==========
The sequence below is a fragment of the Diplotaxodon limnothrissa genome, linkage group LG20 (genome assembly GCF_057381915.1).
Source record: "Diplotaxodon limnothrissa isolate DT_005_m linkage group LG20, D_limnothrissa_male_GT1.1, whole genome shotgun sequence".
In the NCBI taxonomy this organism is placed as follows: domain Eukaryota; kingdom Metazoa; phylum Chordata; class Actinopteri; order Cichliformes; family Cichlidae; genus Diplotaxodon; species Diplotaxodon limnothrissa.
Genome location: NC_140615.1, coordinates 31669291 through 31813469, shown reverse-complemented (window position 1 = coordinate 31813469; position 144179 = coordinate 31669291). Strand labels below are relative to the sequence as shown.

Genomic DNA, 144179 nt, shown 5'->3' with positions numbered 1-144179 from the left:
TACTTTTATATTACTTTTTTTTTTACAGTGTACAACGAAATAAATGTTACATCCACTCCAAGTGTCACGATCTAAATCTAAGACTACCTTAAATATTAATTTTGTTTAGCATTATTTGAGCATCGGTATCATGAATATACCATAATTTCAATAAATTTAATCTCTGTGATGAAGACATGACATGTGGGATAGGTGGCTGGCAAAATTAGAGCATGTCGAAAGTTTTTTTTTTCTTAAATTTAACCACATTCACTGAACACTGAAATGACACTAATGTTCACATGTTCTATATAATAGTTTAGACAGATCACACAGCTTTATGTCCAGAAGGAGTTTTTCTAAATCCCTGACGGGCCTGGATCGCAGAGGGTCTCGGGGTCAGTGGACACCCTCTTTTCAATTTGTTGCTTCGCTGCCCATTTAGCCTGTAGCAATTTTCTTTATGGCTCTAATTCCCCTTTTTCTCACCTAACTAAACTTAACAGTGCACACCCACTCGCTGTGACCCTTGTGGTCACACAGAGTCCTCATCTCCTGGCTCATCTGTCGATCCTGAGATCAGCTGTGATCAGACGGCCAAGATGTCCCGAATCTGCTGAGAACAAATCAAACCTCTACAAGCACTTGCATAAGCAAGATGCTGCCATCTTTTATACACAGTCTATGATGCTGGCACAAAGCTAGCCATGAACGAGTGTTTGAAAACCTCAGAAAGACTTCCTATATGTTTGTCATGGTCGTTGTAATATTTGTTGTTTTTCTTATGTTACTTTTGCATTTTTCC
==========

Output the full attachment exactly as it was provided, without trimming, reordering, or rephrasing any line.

The sequence below is a fragment of the Diplotaxodon limnothrissa genome, linkage group LG20 (genome assembly GCF_057381915.1).
Source record: "Diplotaxodon limnothrissa isolate DT_005_m linkage group LG20, D_limnothrissa_male_GT1.1, whole genome shotgun sequence".
In the NCBI taxonomy this organism is placed as follows: domain Eukaryota; kingdom Metazoa; phylum Chordata; class Actinopteri; order Cichliformes; family Cichlidae; genus Diplotaxodon; species Diplotaxodon limnothrissa.
Genome location: NC_140615.1, coordinates 31669291 through 31813469, shown reverse-complemented (window position 1 = coordinate 31813469; position 144179 = coordinate 31669291). Strand labels below are relative to the sequence as shown.

Genomic DNA, 144179 nt, shown 5'->3' with positions numbered 1-144179 from the left:
TACTTTTATATTACTTTTTTTTTTACAGTGTACAACGAAATAAATGTTACATCCACTCCAAGTGTCACGATCTAAATCTAAGACTACCTTAAATATTAATTTTGTTTAGCATTATTTGAGCATCGGTATCATGAATATACCATAATTTCAATAAATTTAATCTCTGTGATGAAGACATGACATGTGGGATAGGTGGCTGGCAAAATTAGAGCATGTCGAAAGTTTTTTTTTTCTTAAATTTAACCACATTCACTGAACACTGAAATGACACTAATGTTCACATGTTCTATATAATAGTTTAGACAGATCACACAGCTTTATGTCCAGAAGGAGTTTTTCTAAATCCCTGACGGGCCTGGATCGCAGAGGGTCTCGGGGTCAGTGGACACCCTCTTTTCAATTTGTTGCTTCGCTGCCCATTTAGCCTGTAGCAATTTTCTTTATGGCTCTAATTCCCCTTTTTCTCACCTAACTAAACTTAACAGTGCACACCCACTCGCTGTGACCCTTGTGGTCACACAGAGTCCTCATCTCCTGGCTCATCTGTCGATCCTGAGATCAGCTGTGATCAGACGGCCAAGATGTCCCGAATCTGCTGAGAACAAATCAAACCTCTACAAGCACTTGCATAAGCAAGATGCTGCCATCTTTTATACACAGTCTATGATGCTGGCACAAAGCTAGCCATGAACGAGTGTTTGAAAACCTCAGAAAGACTTCCTATATGTTTGTCATGGTCGTTGTAATATTTGTTGTTTTTCTTATGTTACTTTTGCATTTTTCC